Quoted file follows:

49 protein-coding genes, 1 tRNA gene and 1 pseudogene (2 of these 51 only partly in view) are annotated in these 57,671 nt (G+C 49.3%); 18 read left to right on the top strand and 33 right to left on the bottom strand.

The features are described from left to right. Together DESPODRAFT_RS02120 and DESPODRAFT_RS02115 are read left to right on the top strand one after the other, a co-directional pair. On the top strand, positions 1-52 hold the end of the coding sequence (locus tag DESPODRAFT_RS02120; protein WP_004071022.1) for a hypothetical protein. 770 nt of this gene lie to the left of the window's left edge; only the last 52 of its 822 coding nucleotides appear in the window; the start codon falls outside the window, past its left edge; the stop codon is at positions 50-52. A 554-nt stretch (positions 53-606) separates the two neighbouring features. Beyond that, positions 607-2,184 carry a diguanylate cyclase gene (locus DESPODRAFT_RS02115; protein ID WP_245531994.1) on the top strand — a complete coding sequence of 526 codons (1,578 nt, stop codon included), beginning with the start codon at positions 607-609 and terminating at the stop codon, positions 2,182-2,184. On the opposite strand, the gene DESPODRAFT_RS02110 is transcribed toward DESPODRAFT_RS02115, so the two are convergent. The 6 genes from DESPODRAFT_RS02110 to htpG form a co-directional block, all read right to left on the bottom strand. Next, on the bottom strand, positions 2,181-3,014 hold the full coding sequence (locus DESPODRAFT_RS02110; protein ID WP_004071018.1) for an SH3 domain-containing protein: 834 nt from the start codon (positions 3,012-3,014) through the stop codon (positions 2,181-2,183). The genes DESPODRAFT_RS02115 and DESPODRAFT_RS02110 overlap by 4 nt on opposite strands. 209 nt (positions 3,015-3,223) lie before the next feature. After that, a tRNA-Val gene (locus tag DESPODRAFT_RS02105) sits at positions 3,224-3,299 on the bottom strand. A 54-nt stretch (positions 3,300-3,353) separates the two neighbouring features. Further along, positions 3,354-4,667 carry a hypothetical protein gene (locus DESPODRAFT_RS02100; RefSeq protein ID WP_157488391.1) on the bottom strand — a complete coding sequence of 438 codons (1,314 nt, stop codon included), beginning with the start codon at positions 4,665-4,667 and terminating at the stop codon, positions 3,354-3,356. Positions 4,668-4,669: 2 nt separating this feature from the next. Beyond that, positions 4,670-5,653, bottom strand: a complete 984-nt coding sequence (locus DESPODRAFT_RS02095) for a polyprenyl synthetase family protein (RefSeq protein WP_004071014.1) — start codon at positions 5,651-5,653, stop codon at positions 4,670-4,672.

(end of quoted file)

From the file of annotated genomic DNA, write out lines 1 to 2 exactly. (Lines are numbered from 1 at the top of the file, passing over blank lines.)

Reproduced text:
49 protein-coding genes, 1 tRNA gene and 1 pseudogene (2 of these 51 only partly in view) are annotated in these 57,671 nt (G+C 49.3%); 18 read left to right on the top strand and 33 right to left on the bottom strand.

The features are described from left to right. Together DESPODRAFT_RS02120 and DESPODRAFT_RS02115 are read left to right on the top strand one after the other, a co-directional pair. On the top strand, positions 1-52 hold the end of the coding sequence (locus tag DESPODRAFT_RS02120; protein WP_004071022.1) for a hypothetical protein. 770 nt of this gene lie to the left of the window's left edge; only the last 52 of its 822 coding nucleotides appear in the window; the start codon falls outside the window, past its left edge; the stop codon is at positions 50-52. A 554-nt stretch (positions 53-606) separates the two neighbouring features. Beyond that, positions 607-2,184 carry a diguanylate cyclase gene (locus DESPODRAFT_RS02115; protein ID WP_245531994.1) on the top strand — a complete coding sequence of 526 codons (1,578 nt, stop codon included), beginning with the start codon at positions 607-609 and terminating at the stop codon, positions 2,182-2,184. On the opposite strand, the gene DESPODRAFT_RS02110 is transcribed toward DESPODRAFT_RS02115, so the two are convergent. The 6 genes from DESPODRAFT_RS02110 to htpG form a co-directional block, all read right to left on the bottom strand. Next, on the bottom strand, positions 2,181-3,014 hold the full coding sequence (locus DESPODRAFT_RS02110; protein ID WP_004071018.1) for an SH3 domain-containing protein: 834 nt from the start codon (positions 3,012-3,014) through the stop codon (positions 2,181-2,183). The genes DESPODRAFT_RS02115 and DESPODRAFT_RS02110 overlap by 4 nt on opposite strands. 209 nt (positions 3,015-3,223) lie before the next feature. After that, a tRNA-Val gene (locus tag DESPODRAFT_RS02105) sits at positions 3,224-3,299 on the bottom strand. A 54-nt stretch (positions 3,300-3,353) separates the two neighbouring features. Further along, positions 3,354-4,667 carry a hypothetical protein gene (locus DESPODRAFT_RS02100; RefSeq protein ID WP_157488391.1) on the bottom strand — a complete coding sequence of 438 codons (1,314 nt, stop codon included), beginning with the start codon at positions 4,665-4,667 and terminating at the stop codon, positions 3,354-3,356. Positions 4,668-4,669: 2 nt separating this feature from the next. Beyond that, positions 4,670-5,653, bottom strand: a complete 984-nt coding sequence (locus DESPODRAFT_RS02095) for a polyprenyl synthetase family protein (RefSeq protein WP_004071014.1) — start codon at positions 5,651-5,653, stop codon at positions 4,670-4,672.